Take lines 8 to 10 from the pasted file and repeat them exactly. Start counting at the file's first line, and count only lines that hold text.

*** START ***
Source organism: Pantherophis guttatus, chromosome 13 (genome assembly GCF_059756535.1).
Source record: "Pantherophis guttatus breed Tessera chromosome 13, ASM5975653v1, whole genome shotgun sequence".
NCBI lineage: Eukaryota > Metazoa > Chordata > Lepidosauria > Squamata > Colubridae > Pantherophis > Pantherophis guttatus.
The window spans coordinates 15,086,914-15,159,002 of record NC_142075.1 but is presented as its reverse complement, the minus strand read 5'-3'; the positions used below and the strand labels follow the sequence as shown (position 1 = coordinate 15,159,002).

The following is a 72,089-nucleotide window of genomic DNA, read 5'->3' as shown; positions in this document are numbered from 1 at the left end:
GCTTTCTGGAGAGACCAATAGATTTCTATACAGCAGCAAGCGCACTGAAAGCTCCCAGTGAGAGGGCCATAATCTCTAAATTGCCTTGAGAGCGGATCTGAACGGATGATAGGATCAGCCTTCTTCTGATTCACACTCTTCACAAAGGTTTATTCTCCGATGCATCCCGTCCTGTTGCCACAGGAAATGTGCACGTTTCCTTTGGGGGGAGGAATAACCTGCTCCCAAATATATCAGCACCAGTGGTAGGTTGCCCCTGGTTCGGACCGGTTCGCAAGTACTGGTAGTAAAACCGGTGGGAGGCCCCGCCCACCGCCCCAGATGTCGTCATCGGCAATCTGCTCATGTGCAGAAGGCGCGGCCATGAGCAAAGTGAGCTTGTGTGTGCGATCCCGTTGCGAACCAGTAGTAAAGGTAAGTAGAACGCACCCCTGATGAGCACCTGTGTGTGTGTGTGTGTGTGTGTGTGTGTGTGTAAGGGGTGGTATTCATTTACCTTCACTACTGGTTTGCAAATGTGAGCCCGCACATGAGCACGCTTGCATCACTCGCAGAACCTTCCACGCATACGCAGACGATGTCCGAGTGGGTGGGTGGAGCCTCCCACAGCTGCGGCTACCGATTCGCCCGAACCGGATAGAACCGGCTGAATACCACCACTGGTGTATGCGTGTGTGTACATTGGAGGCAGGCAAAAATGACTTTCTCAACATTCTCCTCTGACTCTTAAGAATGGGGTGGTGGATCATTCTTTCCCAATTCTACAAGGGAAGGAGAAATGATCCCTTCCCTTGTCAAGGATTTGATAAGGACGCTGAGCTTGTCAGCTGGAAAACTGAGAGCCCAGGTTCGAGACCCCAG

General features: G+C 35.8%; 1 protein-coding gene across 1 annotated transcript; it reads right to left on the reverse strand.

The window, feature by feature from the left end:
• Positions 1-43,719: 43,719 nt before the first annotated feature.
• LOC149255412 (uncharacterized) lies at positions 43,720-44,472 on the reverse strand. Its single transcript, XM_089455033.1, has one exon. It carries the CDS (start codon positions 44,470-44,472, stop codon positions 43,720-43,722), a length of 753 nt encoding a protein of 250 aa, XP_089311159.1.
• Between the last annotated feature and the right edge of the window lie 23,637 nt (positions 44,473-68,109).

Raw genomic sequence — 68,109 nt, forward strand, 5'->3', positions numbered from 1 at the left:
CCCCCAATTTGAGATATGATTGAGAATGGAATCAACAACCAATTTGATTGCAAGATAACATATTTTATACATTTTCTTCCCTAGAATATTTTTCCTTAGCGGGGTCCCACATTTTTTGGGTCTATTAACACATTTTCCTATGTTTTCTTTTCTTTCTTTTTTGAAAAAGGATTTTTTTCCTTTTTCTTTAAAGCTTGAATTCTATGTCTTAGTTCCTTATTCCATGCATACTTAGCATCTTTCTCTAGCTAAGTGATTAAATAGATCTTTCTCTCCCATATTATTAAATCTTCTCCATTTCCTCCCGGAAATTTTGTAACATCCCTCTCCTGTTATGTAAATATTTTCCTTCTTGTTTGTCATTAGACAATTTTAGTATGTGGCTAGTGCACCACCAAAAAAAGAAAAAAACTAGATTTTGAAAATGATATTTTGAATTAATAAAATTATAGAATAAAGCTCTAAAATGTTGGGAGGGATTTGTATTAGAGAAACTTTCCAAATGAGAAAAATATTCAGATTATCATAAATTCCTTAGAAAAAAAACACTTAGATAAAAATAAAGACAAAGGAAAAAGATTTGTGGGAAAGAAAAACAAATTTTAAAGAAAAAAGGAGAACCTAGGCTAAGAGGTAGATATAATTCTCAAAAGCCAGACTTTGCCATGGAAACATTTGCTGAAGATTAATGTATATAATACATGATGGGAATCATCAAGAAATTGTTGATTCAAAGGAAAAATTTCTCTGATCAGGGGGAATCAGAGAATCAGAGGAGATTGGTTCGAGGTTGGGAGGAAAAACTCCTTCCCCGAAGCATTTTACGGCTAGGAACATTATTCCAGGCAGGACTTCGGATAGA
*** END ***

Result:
The window, feature by feature from the left end:
• Positions 1-43,719: 43,719 nt before the first annotated feature.
• LOC149255412 (uncharacterized) lies at positions 43,720-44,472 on the reverse strand. Its single transcript, XM_089455033.1, has one exon. It carries the CDS (start codon positions 44,470-44,472, stop codon positions 43,720-43,722), a length of 753 nt encoding a protein of 250 aa, XP_089311159.1.